Bennett’s students get YourDOST to beat mental stress

Bennett’s students get YourDOST to beat mental stress
By Shobhit Gupta
The COVID-19 pandemic and the subsequent lockdown brought with it unprecedented emotional challenges for almost everyone, especially students. Mental health problems can affect many areas of students’ lives from reducing their quality of life, academic achievement, physical health, or satisfaction with the college experience, to negatively impacting relationships with friends and family members.
With an eye on this unfolding crisis, Bennett University collaborated with YourDOST, an online counselling community in November 2020 to extend the emotional wellness consultation to the students.
Students can reach out for help by simply logging onto the YourDOST platform. The platform keeps all the information confidential. The experts counsel students on how to cope with their stress and mental health issues. is a platform that enables one to connect with experts to discuss issues related to personal, professional and academic life.
Many college students report that mental health difficulties interfere with their studies. According to American College Health Association survey, over 55% of college students have experienced a rise in their stress levels during the lockdown. Additionally, feelings of anxiety, anger and loneliness have also increased immensely with a net increase of 41%, 38% and 29%, respectively.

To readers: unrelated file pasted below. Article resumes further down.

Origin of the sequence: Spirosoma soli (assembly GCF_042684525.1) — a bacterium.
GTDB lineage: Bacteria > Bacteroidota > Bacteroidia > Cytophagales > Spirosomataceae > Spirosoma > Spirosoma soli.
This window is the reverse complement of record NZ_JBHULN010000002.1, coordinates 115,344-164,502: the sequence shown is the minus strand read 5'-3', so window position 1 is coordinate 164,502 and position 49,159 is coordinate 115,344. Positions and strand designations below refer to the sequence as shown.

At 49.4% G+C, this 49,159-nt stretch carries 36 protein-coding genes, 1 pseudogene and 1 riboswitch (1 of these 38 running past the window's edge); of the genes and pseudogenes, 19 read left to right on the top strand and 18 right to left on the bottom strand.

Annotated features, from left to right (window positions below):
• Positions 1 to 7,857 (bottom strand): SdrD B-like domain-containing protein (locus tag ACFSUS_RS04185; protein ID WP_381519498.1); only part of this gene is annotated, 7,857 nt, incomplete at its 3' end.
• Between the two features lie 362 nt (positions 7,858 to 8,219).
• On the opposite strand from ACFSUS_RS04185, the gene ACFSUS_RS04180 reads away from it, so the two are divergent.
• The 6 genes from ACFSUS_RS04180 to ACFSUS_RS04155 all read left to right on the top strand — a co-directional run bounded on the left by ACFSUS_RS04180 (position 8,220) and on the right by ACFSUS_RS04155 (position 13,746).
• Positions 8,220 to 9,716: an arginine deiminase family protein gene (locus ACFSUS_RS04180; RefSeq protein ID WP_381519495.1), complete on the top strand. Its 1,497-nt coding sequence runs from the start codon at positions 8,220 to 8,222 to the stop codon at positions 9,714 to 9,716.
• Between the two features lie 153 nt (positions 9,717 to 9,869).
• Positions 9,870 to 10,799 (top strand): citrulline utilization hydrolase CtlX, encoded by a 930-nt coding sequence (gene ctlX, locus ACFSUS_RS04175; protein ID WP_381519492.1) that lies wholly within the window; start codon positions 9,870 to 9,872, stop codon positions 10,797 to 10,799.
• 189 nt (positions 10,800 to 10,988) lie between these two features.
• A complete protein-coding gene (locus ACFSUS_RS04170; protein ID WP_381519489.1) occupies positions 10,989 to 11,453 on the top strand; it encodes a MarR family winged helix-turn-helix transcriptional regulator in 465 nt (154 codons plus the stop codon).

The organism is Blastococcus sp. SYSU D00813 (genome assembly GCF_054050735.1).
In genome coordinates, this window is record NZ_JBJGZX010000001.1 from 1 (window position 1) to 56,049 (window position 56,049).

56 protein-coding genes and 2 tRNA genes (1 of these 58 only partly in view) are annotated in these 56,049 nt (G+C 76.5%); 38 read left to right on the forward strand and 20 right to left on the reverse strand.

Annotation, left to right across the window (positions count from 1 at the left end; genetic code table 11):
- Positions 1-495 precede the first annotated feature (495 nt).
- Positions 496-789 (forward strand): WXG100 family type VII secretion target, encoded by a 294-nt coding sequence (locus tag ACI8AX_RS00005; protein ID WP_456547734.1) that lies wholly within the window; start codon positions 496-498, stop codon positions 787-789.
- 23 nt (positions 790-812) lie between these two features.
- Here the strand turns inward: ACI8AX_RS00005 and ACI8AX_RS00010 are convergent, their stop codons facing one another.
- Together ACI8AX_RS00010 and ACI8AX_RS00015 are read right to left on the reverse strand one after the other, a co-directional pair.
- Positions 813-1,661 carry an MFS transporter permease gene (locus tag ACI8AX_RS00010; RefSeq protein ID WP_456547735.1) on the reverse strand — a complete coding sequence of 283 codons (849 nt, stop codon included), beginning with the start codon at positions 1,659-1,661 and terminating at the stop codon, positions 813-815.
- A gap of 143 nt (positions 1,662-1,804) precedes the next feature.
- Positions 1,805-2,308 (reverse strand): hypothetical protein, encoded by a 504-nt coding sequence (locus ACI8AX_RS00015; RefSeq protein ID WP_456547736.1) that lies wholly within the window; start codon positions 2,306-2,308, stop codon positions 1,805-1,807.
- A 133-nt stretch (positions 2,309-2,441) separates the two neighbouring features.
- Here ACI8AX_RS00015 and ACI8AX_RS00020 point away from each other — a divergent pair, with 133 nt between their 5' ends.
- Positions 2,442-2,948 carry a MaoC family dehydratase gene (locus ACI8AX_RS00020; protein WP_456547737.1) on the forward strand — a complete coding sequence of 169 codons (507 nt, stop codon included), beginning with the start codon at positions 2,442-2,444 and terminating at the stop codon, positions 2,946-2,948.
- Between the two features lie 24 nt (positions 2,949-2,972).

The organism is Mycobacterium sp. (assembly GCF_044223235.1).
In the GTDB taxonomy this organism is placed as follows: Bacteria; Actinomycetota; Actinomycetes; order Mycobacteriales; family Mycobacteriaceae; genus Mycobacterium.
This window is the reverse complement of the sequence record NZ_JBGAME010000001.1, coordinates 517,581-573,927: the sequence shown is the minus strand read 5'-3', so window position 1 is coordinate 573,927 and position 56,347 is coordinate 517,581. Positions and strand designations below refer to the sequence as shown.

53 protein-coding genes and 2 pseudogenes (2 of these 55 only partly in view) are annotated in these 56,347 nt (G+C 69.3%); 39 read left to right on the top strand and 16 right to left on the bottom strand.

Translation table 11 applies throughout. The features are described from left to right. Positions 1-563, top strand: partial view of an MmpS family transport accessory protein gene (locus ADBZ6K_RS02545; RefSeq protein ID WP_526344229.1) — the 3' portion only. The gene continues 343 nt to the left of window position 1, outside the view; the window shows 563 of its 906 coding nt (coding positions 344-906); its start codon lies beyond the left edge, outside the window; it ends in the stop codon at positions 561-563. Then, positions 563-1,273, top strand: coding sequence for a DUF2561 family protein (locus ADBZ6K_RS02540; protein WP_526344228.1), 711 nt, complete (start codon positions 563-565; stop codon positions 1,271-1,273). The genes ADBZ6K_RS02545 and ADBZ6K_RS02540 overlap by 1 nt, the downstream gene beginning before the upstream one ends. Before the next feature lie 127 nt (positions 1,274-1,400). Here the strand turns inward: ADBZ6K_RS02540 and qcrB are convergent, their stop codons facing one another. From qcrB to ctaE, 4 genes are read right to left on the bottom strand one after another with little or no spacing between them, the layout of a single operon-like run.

Somya Goel, Vice President, Publicity Department, Bennett University, shares her experience. “Basic family issues and study pressure which never affected me so much before started putting me on edge,” she says. And when she was introduced to YourDOST at Bennett University, she realised that impacts of lockdown had started creeping into her routine. Her counselling sessions slowly started helping her untie the knots.
After attending the counselling sessions, she says, “I remind myself of all the good days I had in order to feel better. My dedication to move towards positivity has truly helped me shine brighter.”
Anmol Singh, BJMC second year student says, “The sessions are interactive. The counsellors are very sweet and made me feel comfortable. It was easy to talk to them. I would recommend everyone to try them once. It really doesn't matter what you talk about. Like the title says it is like a friend.”
The community believes that the major fear is not about opening up, the fear is about ‘log kya kahenge’ (what will people think) and when people can talk to a counsellor from the comfort of their home, no one will get to know and hence, makes it easier.
The report has been written by Shobhit Gupta, a student of BA (Journalism and Mass Communication) of Bennett University.)
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